IBM has today announced the findings of a report on the economic benefits of implementing smart technologies in the hope of backing up its pleas for the government to invest more money in the sector.
IBM Australia chief Glen Boreham (Credit: IBM)
"I think the stimulus package has addressed the ills of past: roads, rail, school maintenance [...] it's addressed the present in terms of the $900 or so immediate cash injection," IBM managing director Australia and New Zealand Glen Boreham said today at the company's offices in St Leonards, Sydney. "There is a chapter that I think is being written, and that is the future."
Boreham praised the government's commitment to the National Broadband Network and its investment of $100 million in smart grids, saying it would provide a tangible proof point for Australians which they would understand. "This isn't intellectual or it's not Denmark, this is Australia and it's real," he said.
He believed that investment was a great starting point, but he wanted to see more of it focusing on economic benefits of smart technologies in transport, electricity, health, irrigation and broadband. Boreham also hoped that the report, which IBM commissioned Access Economics to write, would provide factual backing.
The report maintained that going smart in those areas could cause a 1.5 per cent increase in GDP over 10 years as well as create 70,000 extra jobs to the economy in 2014 alone.
The report looked at scenarios where $3.2 billion was spent on smart grid technology, $200 million spent on water irrigation technology in the Murray-Darling Basin, $6.3 billion on integrated electronic health records, an undefined investment in transport technology, and $12.6 billion on a fibre-to-the-node network.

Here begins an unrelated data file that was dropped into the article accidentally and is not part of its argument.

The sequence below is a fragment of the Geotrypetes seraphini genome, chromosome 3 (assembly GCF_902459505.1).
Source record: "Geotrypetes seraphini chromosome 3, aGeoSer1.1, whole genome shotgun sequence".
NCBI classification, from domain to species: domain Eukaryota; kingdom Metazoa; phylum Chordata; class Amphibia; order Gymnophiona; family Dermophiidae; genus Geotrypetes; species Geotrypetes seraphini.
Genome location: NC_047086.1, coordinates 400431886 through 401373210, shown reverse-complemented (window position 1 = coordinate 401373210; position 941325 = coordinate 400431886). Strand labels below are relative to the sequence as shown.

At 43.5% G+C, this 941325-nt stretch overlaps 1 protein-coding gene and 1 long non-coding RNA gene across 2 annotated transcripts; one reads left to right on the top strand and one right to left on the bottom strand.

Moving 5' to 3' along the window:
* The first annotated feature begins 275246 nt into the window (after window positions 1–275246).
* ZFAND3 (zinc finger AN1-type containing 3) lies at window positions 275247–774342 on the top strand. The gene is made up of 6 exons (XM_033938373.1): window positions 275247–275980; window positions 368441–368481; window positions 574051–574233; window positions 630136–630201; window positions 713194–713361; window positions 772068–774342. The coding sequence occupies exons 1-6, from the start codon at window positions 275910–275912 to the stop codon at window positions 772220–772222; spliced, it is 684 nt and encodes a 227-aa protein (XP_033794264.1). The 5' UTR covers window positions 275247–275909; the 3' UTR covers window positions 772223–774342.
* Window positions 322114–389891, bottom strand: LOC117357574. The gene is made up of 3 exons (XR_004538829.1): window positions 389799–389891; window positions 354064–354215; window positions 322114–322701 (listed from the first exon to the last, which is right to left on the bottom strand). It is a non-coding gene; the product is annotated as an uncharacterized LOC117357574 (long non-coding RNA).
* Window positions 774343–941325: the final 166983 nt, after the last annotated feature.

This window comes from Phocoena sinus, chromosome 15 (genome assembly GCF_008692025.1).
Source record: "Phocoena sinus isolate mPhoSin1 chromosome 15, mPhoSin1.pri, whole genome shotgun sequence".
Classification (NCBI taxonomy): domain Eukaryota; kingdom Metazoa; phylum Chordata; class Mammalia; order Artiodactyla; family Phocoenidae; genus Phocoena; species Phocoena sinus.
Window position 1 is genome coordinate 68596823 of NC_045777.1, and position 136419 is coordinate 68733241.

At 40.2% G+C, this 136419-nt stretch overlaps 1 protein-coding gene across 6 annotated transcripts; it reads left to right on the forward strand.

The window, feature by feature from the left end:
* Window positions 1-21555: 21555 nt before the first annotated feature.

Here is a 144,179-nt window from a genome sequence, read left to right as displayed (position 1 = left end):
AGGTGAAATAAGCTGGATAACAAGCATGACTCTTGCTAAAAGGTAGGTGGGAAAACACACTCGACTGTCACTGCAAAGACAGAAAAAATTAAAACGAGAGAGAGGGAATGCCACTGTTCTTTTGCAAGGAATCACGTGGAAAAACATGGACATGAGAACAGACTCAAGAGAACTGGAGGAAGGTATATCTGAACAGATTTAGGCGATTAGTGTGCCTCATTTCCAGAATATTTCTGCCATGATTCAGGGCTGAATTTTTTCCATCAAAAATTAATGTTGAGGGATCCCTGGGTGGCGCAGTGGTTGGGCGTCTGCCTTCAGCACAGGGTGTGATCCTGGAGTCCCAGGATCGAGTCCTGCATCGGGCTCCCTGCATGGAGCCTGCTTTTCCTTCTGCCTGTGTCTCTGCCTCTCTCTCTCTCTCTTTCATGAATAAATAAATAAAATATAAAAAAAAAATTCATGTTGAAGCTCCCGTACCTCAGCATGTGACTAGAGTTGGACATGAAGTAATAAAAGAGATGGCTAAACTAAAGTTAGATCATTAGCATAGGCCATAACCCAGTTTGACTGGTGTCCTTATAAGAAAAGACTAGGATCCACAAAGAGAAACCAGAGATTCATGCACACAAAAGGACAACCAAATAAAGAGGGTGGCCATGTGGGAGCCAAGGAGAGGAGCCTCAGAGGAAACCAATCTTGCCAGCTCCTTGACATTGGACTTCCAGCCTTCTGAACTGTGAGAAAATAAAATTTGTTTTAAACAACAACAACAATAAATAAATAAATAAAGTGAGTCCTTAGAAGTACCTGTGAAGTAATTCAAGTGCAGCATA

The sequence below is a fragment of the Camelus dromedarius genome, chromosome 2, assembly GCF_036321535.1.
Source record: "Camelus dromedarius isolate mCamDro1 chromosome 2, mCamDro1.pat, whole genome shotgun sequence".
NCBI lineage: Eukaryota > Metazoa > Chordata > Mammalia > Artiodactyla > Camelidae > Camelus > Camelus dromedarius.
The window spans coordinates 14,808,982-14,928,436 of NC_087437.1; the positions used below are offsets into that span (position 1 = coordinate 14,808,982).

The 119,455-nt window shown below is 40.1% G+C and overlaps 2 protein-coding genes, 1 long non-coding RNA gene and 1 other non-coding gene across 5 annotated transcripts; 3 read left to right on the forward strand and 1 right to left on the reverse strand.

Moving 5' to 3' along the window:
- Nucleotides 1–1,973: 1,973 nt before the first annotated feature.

"I think these are well-grounded estimates that are large enough for us to take forward and demonstrate that smart systems warrant active policy attention from the government," Boreham said.
IBM, along with other industry bastions, had been lobbying for more of the government's infrastructure spend to become technical. Boreham believed the industry had obtained some success with, for instance, making new school buildings and hospitals wireless and with trying to make sure that tenders go out with technology requirements.
According to IBM's director for government relations Kaaren Koomen, the government "gets it" but is struggling with its time frames with delivery. Innovative infrastructure had to be delivered as fast as the dumb infrastructure.
Boreham said he agreed with Communications Minister Stephen Conroy's idea of mandating smarts such as telemetry and sensors be built into infrastructure.
"A smart infrastructure clause being mandatory in all physical infrastructure projects is very sensible," he said. "Without naming names, we've had discussions with Infrastructure Australia and they've openly acknowledged that their focus is on the physical. Their focus is roads and rail and then there's a brick wall and then there's the digital infrastructure debate about broadband and datacentres and devices and the two aren't coming together."
According to Boreham, Conroy is on side, but there is further work to get the message out to agencies and the general economic debate.
Boreham admitted that the industry probably hasn't been as ruthless as it needed to be on the political side of things, pointing to successful lobby groups such as the automotive manufacturing industry.
"Has the IT industry done enough? I don't think we have, if I compare our industry to others ... we've been a lot more subtle traditionally. We need to be more direct. That's one of the reasons we decided to build some data."
When asked about IBM's personal stake if it successfully gained the government's ear on smart technology, Boreham said there was no data as to how much the company stood to gain, but said it was certainly a source of revenue.
He said IBM was already involved in a number of government projects and that it would be tendering for the smart grid work. "There are business opportunities for us and we're not going to tell you there's not," he said.